DRAWN & QUARTERED
COURTESY FANTA-GRAPHICS BOOKS
Milton Caniff died in 1988. His comic strip "Steve Canyon" continued for a month or two before the syndicate pulled it. No one else could create it like Caniff.
Canon of ‘Steve Canyon’
The other night I asked my father -- who flew in the Air Force for three decades and has religiously read the daily comic strips for eight decades -- what he thought of Milt Caniff's "Steve Canyon."
"Well," he said after thinking about it. "It wasn't the real Air Force. But it was real enough. It was the Air Force the way we wished it was."
And so. Caniff was not just a masterful storyteller and creator of memorable characters, not just an incredible artist whose chiaroscuro black washes and attention to realistic detail didn't sludge away his visual fireworks, not just an icon and mentor of the comics industry -- Caniff was a guy who created classical mythology out of the American dream and sold it back to us.
He created greatness out of ink and paper and imagination.
When Caniff died in 1988, "Steve Canyon" wobbled along on autopilot for a month or two before the syndicate pulled the ripcord. No one but Caniff could create it, and since it was story-driven and colored by the headlines of the period, it could not be easily reprised.
That and Caniff's earlier strip, "Terry and the Pirates," pretty much evaporated from pop consciousness, like the Cold War and cigarettes. But Caniff's effect on popular culture remains, like a hidden core of mischievous adventurism that defines the American psyche. Or at least the way we like to think of ourselves. It's hard to imagine Indiana Jones without Terry and the Pirates, impossible to consider the Marvel "revolution" in comic book scripting without the adult sensibilities of Steve Canyon.
Do you remember Milt Caniff? He started out as a rather generic illustrator for a newspaper syndicate, moved on to helping out on boy-adventure strips like "Dickie Dare" and influenced by "Scorchy Smith," then created his own "Terry and the Pirates," an adolescent strip that, in its first year, suddenly blossomed into a daily must-read, peopled by memorable characters like two-fisted Pat Ryan; Burma, the lady with a shady past; and Dragon Lady, beautiful, exotic and dangerous. It was like Caniff was drawing lightning from the ink bottle, creating cartoon people whose character development was goosed by the high-voltage plots. Unlike the stasis most comic characters live in, such storytelling is a classic arc of traditional drama. It's literature.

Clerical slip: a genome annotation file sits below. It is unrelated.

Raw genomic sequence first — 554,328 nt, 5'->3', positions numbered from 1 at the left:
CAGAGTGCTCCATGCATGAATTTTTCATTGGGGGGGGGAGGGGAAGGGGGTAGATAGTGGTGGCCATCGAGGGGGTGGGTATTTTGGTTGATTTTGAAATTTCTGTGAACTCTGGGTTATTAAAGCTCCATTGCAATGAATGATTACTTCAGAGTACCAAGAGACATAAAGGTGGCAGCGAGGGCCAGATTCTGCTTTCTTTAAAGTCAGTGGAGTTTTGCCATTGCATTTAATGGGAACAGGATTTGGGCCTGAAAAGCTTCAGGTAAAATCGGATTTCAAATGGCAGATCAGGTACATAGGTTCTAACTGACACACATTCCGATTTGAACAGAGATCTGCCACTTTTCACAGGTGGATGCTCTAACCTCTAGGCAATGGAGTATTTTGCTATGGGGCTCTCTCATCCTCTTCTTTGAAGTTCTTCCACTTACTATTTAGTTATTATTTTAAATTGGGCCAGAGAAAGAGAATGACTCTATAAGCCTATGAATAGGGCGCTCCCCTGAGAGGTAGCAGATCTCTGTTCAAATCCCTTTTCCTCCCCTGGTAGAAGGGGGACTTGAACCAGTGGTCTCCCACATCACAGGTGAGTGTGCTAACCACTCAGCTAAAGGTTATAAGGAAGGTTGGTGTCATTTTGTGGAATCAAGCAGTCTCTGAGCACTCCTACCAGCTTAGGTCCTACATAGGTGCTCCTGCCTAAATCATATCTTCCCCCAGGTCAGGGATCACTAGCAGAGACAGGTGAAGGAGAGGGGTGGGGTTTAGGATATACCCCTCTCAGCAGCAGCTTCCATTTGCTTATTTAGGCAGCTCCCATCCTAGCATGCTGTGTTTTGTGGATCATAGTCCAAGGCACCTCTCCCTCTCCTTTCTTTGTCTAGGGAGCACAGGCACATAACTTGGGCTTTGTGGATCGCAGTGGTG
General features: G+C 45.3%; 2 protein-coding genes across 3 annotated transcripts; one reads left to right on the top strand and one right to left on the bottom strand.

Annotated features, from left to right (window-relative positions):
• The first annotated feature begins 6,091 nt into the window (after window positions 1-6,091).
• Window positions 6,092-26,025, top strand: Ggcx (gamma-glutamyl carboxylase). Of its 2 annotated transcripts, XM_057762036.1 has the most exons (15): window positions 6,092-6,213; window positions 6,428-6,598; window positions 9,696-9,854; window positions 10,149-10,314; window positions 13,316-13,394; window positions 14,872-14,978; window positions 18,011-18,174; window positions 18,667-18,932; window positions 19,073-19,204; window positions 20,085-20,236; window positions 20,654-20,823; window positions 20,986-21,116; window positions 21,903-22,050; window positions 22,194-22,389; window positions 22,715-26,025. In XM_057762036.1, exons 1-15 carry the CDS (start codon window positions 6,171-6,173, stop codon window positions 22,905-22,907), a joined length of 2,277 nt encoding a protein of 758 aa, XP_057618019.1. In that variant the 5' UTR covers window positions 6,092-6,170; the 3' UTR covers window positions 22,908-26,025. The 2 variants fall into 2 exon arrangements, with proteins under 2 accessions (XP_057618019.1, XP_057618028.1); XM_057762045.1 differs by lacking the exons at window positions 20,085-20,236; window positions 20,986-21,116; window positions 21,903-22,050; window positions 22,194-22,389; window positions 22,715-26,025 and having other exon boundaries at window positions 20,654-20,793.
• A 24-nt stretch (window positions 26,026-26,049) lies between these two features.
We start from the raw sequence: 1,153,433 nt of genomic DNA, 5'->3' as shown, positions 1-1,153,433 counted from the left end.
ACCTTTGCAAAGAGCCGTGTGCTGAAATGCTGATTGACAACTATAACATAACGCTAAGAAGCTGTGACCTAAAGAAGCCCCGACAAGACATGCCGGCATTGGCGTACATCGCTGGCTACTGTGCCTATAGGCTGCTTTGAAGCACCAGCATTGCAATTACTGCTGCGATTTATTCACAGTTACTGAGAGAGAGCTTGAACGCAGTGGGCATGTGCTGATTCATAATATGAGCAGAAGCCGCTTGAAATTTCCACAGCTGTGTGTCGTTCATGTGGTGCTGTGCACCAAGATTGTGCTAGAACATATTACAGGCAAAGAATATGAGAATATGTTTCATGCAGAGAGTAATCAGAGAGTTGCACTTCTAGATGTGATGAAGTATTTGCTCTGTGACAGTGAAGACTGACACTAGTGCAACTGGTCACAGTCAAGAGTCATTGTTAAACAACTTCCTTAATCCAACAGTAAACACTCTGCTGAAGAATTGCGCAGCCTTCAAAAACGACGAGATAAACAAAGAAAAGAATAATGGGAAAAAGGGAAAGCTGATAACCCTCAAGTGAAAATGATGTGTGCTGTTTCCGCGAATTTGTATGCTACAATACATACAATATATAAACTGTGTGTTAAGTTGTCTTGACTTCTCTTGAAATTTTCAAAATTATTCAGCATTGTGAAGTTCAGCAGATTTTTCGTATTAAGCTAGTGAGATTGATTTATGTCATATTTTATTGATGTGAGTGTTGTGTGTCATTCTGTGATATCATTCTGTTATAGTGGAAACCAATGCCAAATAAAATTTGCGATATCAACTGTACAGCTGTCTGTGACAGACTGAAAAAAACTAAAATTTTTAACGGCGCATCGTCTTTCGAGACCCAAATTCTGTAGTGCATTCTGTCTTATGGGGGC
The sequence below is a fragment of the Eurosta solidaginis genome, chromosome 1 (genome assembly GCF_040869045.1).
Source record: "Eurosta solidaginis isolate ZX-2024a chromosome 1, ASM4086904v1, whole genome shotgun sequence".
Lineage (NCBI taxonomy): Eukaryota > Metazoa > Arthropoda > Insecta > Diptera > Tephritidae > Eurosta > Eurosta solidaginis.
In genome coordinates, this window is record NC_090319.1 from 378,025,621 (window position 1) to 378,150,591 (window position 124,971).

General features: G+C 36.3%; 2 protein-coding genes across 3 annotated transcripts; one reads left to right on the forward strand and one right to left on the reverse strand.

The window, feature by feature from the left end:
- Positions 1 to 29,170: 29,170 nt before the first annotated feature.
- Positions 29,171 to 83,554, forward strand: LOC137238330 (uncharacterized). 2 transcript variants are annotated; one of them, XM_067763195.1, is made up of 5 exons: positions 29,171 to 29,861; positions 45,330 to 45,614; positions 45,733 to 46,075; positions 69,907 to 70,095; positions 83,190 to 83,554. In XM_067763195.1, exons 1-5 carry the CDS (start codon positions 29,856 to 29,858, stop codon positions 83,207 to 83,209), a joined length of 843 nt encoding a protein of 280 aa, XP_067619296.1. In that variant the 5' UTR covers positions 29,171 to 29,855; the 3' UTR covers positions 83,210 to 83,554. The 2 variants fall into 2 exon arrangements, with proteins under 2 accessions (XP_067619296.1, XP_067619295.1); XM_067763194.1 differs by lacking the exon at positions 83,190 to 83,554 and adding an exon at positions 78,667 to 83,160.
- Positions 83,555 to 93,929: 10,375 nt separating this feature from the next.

The boy Terry grew up to become a fighter pilot during World War II -- Caniff pretty much invented the airplane nose-art genre along the way -- but as the war wound down, Caniff was offered a deal he couldn't refuse, a chance to own his own strip.
He walked away from "Terry and the Pirates" in 1947 and created "Steve Canyon." At the time, this was groundbreaking entertainment news.
ALL THIS is bubbling up because the Checker publishing company is methodically reprinting "Steve Canyon," a year at a time -- great to read and absorb well-reproduced example of drawing genius, you bet -- but mainly because R. C. Harvey's long-awaited biography of Caniff has finally hit the shelves. And when we say "hit the shelves," it ain't a metaphor.
"Meanwhile ...: A Biography of Milton Caniff" (Fantagraphics Books, 932 pages., $34.95) is a massive cinderblock of a book, nearly as inclusive and obsessive as Richard Lupoff's "Edgar Rice Burroughs, Master of Adventure." But hey, there are a pile of bios of Maxfield Parrish, and Caniff's contributions to the modern zeitgeist are no less notable.
And "long-awaited" is no stretch either. Harvey, columnist for The Comics Journal, biographer of "Gordo" creator Gus Arriola, and "Dennis the Menace" essayist, started working on this authorized bio while Caniff was still alive, and Caniff fact-checked many chapters. In other words, it's definitive, authoritative, chockablock with fascinating detail, but a little thin on juice. Caniff emerges as a workaholic writer and artist -- ink stained right up to his death -- and a wry observer of current events and pop culture, but not really a tortured soul or media vulture. Nope. Like most cartoonists, he lived out of the boundless stretches of his imagination.
But what the book really illuminates is the way the daily "cartoon" strip became a touchstone for several generations, particularly in the days before easily accessible mass media. The daily flashes of an adventurous storyline, told with style and wit and a certain amount of artistic flair, were like vitamin pills for the imagination. Caniff's casual, pragmatic American boosterism also helped feed our public conception of ourselves as the world's good-natured technocrats and social engineers. One of his strips was actually read into the Congressional Record. A comic strip, mind you.
Times have changed. When was the last time you looked forward to reading a daily comic strip, and for those brief moments, were actually transported?
Milton Caniff was one of a kind.